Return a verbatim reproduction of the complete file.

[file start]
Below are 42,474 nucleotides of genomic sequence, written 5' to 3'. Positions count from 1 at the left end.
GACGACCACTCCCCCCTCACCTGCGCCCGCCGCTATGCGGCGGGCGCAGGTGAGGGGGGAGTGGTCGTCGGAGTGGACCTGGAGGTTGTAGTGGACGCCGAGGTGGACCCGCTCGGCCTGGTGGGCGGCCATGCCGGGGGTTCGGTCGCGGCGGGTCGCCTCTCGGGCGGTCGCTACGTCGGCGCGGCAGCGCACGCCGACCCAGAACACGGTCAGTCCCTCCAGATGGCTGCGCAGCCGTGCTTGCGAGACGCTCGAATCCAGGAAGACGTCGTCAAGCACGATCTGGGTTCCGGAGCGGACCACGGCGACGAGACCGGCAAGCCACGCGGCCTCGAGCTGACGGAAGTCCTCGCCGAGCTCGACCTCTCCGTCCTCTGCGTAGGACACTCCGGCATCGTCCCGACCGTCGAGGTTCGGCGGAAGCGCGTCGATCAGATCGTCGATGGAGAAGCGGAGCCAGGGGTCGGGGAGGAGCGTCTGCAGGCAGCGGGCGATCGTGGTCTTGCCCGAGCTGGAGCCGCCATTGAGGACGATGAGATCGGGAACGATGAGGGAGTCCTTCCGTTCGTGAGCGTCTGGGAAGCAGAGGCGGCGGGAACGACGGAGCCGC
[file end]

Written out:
Below are 42,474 nucleotides of genomic sequence, written 5' to 3'. Positions count from 1 at the left end.
GACGACCACTCCCCCCTCACCTGCGCCCGCCGCTATGCGGCGGGCGCAGGTGAGGGGGGAGTGGTCGTCGGAGTGGACCTGGAGGTTGTAGTGGACGCCGAGGTGGACCCGCTCGGCCTGGTGGGCGGCCATGCCGGGGGTTCGGTCGCGGCGGGTCGCCTCTCGGGCGGTCGCTACGTCGGCGCGGCAGCGCACGCCGACCCAGAACACGGTCAGTCCCTCCAGATGGCTGCGCAGCCGTGCTTGCGAGACGCTCGAATCCAGGAAGACGTCGTCAAGCACGATCTGGGTTCCGGAGCGGACCACGGCGACGAGACCGGCAAGCCACGCGGCCTCGAGCTGACGGAAGTCCTCGCCGAGCTCGACCTCTCCGTCCTCTGCGTAGGACACTCCGGCATCGTCCCGACCGTCGAGGTTCGGCGGAAGCGCGTCGATCAGATCGTCGATGGAGAAGCGGAGCCAGGGGTCGGGGAGGAGCGTCTGCAGGCAGCGGGCGATCGTGGTCTTGCCCGAGCTGGAGCCGCCATTGAGGACGATGAGATCGGGAACGATGAGGGAGTCCTTCCGTTCGTGAGCGTCTGGGAAGCAGAGGCGGCGGGAACGACGGAGCCGC